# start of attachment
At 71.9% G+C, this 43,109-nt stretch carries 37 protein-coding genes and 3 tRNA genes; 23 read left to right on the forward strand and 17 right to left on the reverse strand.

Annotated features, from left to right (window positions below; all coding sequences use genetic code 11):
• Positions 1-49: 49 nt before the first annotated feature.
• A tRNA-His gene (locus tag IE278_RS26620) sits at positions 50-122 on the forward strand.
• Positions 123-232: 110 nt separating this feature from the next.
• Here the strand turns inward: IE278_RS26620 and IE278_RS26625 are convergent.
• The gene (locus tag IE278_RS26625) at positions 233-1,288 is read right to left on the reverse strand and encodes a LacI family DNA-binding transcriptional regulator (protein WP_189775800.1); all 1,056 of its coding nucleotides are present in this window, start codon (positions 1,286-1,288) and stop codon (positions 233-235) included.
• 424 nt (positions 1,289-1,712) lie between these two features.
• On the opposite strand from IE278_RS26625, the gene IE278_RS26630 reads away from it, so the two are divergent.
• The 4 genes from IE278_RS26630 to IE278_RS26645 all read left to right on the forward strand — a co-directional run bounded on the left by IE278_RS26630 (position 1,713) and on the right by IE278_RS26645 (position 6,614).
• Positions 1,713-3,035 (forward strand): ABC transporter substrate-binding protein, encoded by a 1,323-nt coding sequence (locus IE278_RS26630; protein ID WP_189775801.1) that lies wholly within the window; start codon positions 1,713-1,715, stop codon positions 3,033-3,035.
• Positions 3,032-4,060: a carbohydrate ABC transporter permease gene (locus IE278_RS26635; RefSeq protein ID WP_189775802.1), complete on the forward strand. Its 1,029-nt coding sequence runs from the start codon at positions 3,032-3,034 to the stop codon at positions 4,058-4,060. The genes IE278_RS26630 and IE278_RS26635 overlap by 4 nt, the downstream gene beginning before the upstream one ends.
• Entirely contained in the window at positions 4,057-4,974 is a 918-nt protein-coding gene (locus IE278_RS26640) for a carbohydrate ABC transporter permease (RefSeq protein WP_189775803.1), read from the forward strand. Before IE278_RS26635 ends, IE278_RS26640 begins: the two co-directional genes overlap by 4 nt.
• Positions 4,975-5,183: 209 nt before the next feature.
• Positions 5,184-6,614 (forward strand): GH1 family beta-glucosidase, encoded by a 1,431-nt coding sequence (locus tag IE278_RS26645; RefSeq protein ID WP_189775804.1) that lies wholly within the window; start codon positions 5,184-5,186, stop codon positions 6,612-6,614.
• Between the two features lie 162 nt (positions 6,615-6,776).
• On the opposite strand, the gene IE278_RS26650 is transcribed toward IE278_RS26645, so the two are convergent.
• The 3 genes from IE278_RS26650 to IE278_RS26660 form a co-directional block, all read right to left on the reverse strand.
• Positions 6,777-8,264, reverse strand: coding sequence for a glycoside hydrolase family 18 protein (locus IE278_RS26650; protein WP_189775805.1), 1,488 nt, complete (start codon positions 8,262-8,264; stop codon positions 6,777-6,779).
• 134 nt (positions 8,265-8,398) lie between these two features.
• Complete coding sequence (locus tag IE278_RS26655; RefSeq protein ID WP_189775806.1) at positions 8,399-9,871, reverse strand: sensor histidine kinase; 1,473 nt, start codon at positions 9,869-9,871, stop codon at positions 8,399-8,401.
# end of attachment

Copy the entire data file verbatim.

At 71.9% G+C, this 43,109-nt stretch carries 37 protein-coding genes and 3 tRNA genes; 23 read left to right on the forward strand and 17 right to left on the reverse strand.

Annotated features, from left to right (window positions below; all coding sequences use genetic code 11):
• Positions 1-49: 49 nt before the first annotated feature.
• A tRNA-His gene (locus tag IE278_RS26620) sits at positions 50-122 on the forward strand.
• Positions 123-232: 110 nt separating this feature from the next.
• Here the strand turns inward: IE278_RS26620 and IE278_RS26625 are convergent.
• The gene (locus tag IE278_RS26625) at positions 233-1,288 is read right to left on the reverse strand and encodes a LacI family DNA-binding transcriptional regulator (protein WP_189775800.1); all 1,056 of its coding nucleotides are present in this window, start codon (positions 1,286-1,288) and stop codon (positions 233-235) included.
• 424 nt (positions 1,289-1,712) lie between these two features.
• On the opposite strand from IE278_RS26625, the gene IE278_RS26630 reads away from it, so the two are divergent.
• The 4 genes from IE278_RS26630 to IE278_RS26645 all read left to right on the forward strand — a co-directional run bounded on the left by IE278_RS26630 (position 1,713) and on the right by IE278_RS26645 (position 6,614).
• Positions 1,713-3,035 (forward strand): ABC transporter substrate-binding protein, encoded by a 1,323-nt coding sequence (locus IE278_RS26630; protein ID WP_189775801.1) that lies wholly within the window; start codon positions 1,713-1,715, stop codon positions 3,033-3,035.
• Positions 3,032-4,060: a carbohydrate ABC transporter permease gene (locus IE278_RS26635; RefSeq protein ID WP_189775802.1), complete on the forward strand. Its 1,029-nt coding sequence runs from the start codon at positions 3,032-3,034 to the stop codon at positions 4,058-4,060. The genes IE278_RS26630 and IE278_RS26635 overlap by 4 nt, the downstream gene beginning before the upstream one ends.
• Entirely contained in the window at positions 4,057-4,974 is a 918-nt protein-coding gene (locus IE278_RS26640) for a carbohydrate ABC transporter permease (RefSeq protein WP_189775803.1), read from the forward strand. Before IE278_RS26635 ends, IE278_RS26640 begins: the two co-directional genes overlap by 4 nt.
• Positions 4,975-5,183: 209 nt before the next feature.
• Positions 5,184-6,614 (forward strand): GH1 family beta-glucosidase, encoded by a 1,431-nt coding sequence (locus tag IE278_RS26645; RefSeq protein ID WP_189775804.1) that lies wholly within the window; start codon positions 5,184-5,186, stop codon positions 6,612-6,614.
• Between the two features lie 162 nt (positions 6,615-6,776).
• On the opposite strand, the gene IE278_RS26650 is transcribed toward IE278_RS26645, so the two are convergent.
• The 3 genes from IE278_RS26650 to IE278_RS26660 form a co-directional block, all read right to left on the reverse strand.
• Positions 6,777-8,264, reverse strand: coding sequence for a glycoside hydrolase family 18 protein (locus IE278_RS26650; protein WP_189775805.1), 1,488 nt, complete (start codon positions 8,262-8,264; stop codon positions 6,777-6,779).
• 134 nt (positions 8,265-8,398) lie between these two features.
• Complete coding sequence (locus tag IE278_RS26655; RefSeq protein ID WP_189775806.1) at positions 8,399-9,871, reverse strand: sensor histidine kinase; 1,473 nt, start codon at positions 9,869-9,871, stop codon at positions 8,399-8,401.